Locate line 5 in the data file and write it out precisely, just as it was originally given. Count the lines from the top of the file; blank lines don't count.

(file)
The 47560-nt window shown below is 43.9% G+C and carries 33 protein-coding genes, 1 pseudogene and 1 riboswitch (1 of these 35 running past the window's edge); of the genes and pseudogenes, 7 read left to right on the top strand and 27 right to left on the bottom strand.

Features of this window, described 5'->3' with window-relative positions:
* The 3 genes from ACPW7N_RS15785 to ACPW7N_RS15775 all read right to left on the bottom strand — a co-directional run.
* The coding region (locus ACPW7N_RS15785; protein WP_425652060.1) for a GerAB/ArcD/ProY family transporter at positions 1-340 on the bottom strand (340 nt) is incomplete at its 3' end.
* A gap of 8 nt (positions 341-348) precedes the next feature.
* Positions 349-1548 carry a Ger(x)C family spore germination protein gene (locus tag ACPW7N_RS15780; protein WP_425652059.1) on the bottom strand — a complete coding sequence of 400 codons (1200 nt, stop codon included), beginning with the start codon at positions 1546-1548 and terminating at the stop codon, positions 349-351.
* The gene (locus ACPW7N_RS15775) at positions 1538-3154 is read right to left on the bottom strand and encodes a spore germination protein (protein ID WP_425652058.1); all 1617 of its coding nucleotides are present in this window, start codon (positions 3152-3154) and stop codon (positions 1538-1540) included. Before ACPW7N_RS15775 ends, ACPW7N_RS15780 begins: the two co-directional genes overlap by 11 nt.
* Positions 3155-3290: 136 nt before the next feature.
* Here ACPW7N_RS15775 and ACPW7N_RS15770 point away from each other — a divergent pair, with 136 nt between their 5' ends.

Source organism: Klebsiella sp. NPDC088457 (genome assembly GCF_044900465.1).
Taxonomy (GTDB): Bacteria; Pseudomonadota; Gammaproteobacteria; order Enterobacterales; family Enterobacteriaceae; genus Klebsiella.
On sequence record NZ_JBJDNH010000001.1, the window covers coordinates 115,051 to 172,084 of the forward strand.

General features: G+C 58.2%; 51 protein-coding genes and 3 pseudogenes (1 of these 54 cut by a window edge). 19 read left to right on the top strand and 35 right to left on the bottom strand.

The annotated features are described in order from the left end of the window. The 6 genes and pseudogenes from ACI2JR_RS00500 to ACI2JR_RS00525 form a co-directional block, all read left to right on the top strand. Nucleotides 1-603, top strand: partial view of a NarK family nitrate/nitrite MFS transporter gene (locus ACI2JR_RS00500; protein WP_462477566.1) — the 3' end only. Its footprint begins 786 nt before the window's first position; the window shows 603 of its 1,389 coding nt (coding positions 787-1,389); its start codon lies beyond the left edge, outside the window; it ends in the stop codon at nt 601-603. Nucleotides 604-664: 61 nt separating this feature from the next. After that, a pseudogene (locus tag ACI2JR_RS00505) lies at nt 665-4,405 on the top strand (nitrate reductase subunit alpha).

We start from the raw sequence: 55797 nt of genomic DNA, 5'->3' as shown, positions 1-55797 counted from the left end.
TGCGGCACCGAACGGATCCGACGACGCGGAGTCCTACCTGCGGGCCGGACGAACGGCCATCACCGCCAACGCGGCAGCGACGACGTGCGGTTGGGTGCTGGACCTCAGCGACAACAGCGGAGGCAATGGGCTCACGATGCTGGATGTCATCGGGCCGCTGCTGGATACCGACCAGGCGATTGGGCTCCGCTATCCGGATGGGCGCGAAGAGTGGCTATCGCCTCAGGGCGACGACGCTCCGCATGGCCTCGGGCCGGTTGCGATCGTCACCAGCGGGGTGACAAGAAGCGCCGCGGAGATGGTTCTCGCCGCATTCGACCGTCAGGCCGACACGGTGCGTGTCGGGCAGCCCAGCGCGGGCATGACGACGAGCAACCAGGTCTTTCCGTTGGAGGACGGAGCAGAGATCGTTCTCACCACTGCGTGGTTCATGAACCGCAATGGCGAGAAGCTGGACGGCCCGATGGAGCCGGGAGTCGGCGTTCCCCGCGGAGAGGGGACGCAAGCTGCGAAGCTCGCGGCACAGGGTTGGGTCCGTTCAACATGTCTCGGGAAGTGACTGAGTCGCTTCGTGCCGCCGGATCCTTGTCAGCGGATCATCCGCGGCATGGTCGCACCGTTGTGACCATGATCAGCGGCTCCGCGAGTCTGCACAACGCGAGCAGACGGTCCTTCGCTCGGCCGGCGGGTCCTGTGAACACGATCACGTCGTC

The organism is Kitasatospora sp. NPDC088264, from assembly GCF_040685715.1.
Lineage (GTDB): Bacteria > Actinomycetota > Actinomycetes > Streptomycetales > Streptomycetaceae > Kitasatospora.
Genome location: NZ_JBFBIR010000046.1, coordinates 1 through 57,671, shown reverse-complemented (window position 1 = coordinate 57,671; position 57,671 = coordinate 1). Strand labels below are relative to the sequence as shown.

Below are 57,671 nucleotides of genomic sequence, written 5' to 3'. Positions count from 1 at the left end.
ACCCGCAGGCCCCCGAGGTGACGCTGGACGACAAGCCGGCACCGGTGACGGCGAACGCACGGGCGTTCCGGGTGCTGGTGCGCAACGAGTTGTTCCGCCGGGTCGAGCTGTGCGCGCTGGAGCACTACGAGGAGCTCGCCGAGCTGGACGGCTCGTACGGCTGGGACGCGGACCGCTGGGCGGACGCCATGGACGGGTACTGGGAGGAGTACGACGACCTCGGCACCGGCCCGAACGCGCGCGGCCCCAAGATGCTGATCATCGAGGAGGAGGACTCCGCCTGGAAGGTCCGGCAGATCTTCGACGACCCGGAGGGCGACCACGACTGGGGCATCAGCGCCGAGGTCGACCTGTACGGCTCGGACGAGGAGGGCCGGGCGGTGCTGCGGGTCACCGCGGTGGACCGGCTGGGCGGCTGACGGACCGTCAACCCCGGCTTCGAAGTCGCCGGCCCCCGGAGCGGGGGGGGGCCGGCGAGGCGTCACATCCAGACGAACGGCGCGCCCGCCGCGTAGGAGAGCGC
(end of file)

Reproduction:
* A gap of 8 nt (positions 341-348) precedes the next feature.